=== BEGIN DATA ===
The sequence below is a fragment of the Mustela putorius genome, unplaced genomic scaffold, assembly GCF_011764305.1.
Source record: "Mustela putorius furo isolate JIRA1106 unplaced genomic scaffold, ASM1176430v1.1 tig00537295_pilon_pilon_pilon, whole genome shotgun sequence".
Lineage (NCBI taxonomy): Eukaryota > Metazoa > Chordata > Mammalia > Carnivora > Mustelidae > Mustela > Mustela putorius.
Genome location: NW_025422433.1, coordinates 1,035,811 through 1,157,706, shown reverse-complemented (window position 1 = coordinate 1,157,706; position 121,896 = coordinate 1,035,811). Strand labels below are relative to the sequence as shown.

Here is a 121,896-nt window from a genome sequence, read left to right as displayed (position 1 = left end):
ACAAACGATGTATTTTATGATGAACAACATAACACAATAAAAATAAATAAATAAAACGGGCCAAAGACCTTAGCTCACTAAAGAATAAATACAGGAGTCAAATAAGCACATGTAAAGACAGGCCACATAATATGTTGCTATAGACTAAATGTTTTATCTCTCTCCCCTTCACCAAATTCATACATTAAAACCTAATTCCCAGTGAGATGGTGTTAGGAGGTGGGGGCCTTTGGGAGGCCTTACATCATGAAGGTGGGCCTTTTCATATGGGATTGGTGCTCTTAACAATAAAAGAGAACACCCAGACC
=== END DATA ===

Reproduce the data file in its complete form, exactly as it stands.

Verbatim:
The sequence below is a fragment of the Mustela putorius genome, unplaced genomic scaffold, assembly GCF_011764305.1.
Source record: "Mustela putorius furo isolate JIRA1106 unplaced genomic scaffold, ASM1176430v1.1 tig00537295_pilon_pilon_pilon, whole genome shotgun sequence".
Lineage (NCBI taxonomy): Eukaryota > Metazoa > Chordata > Mammalia > Carnivora > Mustelidae > Mustela > Mustela putorius.
Genome location: NW_025422433.1, coordinates 1,035,811 through 1,157,706, shown reverse-complemented (window position 1 = coordinate 1,157,706; position 121,896 = coordinate 1,035,811). Strand labels below are relative to the sequence as shown.

Here is a 121,896-nt window from a genome sequence, read left to right as displayed (position 1 = left end):
ACAAACGATGTATTTTATGATGAACAACATAACACAATAAAAATAAATAAATAAAACGGGCCAAAGACCTTAGCTCACTAAAGAATAAATACAGGAGTCAAATAAGCACATGTAAAGACAGGCCACATAATATGTTGCTATAGACTAAATGTTTTATCTCTCTCCCCTTCACCAAATTCATACATTAAAACCTAATTCCCAGTGAGATGGTGTTAGGAGGTGGGGGCCTTTGGGAGGCCTTACATCATGAAGGTGGGCCTTTTCATATGGGATTGGTGCTCTTAACAATAAAAGAGAACACCCAGACC